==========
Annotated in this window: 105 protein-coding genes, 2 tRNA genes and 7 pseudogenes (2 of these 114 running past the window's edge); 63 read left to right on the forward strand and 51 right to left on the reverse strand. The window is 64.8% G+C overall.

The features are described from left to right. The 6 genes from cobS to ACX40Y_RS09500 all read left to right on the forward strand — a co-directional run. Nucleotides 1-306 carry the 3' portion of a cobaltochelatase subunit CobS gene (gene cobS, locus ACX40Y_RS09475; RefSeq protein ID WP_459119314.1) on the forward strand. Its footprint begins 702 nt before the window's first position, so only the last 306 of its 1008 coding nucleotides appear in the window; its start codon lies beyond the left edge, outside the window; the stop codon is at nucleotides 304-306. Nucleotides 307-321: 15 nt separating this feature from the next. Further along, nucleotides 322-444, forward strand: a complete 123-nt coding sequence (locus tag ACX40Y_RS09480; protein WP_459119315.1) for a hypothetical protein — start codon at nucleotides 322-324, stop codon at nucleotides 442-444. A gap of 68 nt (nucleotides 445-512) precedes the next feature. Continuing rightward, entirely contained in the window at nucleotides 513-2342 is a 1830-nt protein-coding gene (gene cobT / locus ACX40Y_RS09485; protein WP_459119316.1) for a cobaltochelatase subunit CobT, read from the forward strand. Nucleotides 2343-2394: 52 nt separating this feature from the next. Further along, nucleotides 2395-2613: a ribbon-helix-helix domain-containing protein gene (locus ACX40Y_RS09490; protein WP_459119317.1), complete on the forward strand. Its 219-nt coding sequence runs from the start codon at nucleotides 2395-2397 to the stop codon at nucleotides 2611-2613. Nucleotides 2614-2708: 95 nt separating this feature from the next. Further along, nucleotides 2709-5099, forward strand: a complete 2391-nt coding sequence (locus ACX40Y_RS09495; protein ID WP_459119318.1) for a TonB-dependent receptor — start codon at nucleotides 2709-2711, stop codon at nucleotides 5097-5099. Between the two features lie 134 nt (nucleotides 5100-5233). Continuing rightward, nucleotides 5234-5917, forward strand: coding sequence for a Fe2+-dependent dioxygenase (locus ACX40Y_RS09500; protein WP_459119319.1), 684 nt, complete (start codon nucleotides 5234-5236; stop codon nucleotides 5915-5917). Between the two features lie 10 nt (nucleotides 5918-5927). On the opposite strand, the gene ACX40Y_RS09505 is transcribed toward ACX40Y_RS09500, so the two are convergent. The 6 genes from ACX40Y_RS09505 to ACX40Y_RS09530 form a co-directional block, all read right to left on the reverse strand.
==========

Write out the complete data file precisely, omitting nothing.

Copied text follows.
Annotated in this window: 105 protein-coding genes, 2 tRNA genes and 7 pseudogenes (2 of these 114 running past the window's edge); 63 read left to right on the forward strand and 51 right to left on the reverse strand. The window is 64.8% G+C overall.

The features are described from left to right. The 6 genes from cobS to ACX40Y_RS09500 all read left to right on the forward strand — a co-directional run. Nucleotides 1-306 carry the 3' portion of a cobaltochelatase subunit CobS gene (gene cobS, locus ACX40Y_RS09475; RefSeq protein ID WP_459119314.1) on the forward strand. Its footprint begins 702 nt before the window's first position, so only the last 306 of its 1008 coding nucleotides appear in the window; its start codon lies beyond the left edge, outside the window; the stop codon is at nucleotides 304-306. Nucleotides 307-321: 15 nt separating this feature from the next. Further along, nucleotides 322-444, forward strand: a complete 123-nt coding sequence (locus tag ACX40Y_RS09480; protein WP_459119315.1) for a hypothetical protein — start codon at nucleotides 322-324, stop codon at nucleotides 442-444. A gap of 68 nt (nucleotides 445-512) precedes the next feature. Continuing rightward, entirely contained in the window at nucleotides 513-2342 is a 1830-nt protein-coding gene (gene cobT / locus ACX40Y_RS09485; protein WP_459119316.1) for a cobaltochelatase subunit CobT, read from the forward strand. Nucleotides 2343-2394: 52 nt separating this feature from the next. Further along, nucleotides 2395-2613: a ribbon-helix-helix domain-containing protein gene (locus ACX40Y_RS09490; protein WP_459119317.1), complete on the forward strand. Its 219-nt coding sequence runs from the start codon at nucleotides 2395-2397 to the stop codon at nucleotides 2611-2613. Nucleotides 2614-2708: 95 nt separating this feature from the next. Further along, nucleotides 2709-5099, forward strand: a complete 2391-nt coding sequence (locus ACX40Y_RS09495; protein ID WP_459119318.1) for a TonB-dependent receptor — start codon at nucleotides 2709-2711, stop codon at nucleotides 5097-5099. Between the two features lie 134 nt (nucleotides 5100-5233). Continuing rightward, nucleotides 5234-5917, forward strand: coding sequence for a Fe2+-dependent dioxygenase (locus ACX40Y_RS09500; protein WP_459119319.1), 684 nt, complete (start codon nucleotides 5234-5236; stop codon nucleotides 5915-5917). Between the two features lie 10 nt (nucleotides 5918-5927). On the opposite strand, the gene ACX40Y_RS09505 is transcribed toward ACX40Y_RS09500, so the two are convergent. The 6 genes from ACX40Y_RS09505 to ACX40Y_RS09530 form a co-directional block, all read right to left on the reverse strand.